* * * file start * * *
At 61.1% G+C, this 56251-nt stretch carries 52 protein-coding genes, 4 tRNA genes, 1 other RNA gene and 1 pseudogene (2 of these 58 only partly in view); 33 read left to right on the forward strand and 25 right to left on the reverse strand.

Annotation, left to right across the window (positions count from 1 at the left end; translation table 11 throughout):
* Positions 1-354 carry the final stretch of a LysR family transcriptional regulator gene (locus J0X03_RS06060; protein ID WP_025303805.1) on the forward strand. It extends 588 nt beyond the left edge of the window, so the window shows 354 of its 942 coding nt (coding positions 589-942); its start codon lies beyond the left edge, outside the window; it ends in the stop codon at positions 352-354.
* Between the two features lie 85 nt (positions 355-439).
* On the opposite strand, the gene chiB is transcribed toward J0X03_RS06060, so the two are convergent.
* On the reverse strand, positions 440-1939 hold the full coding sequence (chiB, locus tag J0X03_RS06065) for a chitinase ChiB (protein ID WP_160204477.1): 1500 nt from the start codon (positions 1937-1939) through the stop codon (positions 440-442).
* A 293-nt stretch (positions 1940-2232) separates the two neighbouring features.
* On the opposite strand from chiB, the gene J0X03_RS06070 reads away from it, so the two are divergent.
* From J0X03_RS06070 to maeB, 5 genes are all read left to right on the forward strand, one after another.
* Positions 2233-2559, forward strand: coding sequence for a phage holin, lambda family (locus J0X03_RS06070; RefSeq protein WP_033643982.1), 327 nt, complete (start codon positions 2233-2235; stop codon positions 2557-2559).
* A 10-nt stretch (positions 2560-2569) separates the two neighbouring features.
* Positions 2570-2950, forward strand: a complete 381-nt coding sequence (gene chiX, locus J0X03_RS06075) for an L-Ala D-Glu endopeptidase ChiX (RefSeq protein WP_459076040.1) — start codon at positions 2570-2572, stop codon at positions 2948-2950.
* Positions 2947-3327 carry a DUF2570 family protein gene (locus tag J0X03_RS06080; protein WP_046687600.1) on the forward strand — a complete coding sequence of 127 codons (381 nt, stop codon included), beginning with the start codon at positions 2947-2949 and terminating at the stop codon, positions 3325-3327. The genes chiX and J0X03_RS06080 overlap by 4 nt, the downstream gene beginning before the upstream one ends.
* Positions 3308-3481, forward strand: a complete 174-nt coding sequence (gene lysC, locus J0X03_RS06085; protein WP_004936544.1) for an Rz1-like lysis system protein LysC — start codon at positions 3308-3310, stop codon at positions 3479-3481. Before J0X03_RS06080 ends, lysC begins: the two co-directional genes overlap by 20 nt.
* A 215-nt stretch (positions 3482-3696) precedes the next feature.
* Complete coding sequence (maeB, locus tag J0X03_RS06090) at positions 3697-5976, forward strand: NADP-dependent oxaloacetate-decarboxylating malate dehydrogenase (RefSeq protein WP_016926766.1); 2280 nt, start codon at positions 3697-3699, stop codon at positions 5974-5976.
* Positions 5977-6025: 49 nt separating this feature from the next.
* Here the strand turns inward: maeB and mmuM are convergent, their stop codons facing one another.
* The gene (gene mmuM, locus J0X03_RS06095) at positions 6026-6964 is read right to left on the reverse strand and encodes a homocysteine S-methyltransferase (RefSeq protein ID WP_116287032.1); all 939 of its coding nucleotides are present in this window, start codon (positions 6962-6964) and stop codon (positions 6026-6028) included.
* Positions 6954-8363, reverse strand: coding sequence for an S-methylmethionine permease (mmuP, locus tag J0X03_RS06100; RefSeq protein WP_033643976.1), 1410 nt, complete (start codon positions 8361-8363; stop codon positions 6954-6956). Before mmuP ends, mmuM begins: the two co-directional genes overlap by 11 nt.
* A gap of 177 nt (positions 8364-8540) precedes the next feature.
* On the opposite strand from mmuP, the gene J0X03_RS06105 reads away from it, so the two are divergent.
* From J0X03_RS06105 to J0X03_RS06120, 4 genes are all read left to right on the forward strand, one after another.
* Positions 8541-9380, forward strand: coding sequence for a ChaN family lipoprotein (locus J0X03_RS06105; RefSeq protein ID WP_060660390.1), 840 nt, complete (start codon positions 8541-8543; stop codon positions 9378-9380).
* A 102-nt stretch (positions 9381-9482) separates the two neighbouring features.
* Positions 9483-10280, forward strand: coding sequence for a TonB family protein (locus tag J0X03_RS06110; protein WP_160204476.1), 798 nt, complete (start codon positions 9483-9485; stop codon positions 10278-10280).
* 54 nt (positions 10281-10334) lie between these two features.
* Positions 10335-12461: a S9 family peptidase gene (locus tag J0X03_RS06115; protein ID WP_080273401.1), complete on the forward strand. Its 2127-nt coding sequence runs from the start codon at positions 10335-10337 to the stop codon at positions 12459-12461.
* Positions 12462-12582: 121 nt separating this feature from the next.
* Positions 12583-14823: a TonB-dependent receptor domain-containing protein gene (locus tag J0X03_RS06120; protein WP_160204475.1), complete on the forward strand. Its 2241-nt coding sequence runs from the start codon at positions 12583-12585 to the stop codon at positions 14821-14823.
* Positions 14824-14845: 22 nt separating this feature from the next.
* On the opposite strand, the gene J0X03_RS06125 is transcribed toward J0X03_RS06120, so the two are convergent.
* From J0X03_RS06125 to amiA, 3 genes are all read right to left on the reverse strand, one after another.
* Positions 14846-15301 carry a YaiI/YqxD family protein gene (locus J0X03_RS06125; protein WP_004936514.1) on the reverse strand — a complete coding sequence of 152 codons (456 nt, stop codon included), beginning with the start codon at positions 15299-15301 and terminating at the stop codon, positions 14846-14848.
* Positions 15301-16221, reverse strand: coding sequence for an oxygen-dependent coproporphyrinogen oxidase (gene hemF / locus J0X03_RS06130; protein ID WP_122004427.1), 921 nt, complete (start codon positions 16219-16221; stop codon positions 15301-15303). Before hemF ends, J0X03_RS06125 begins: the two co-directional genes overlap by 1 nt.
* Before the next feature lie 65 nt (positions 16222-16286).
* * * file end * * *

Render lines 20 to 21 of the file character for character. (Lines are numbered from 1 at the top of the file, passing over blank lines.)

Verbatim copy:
* Positions 6954-8363, reverse strand: coding sequence for an S-methylmethionine permease (mmuP, locus tag J0X03_RS06100; RefSeq protein WP_033643976.1), 1410 nt, complete (start codon positions 8361-8363; stop codon positions 6954-6956). Before mmuP ends, mmuM begins: the two co-directional genes overlap by 11 nt.
* A gap of 177 nt (positions 8364-8540) precedes the next feature.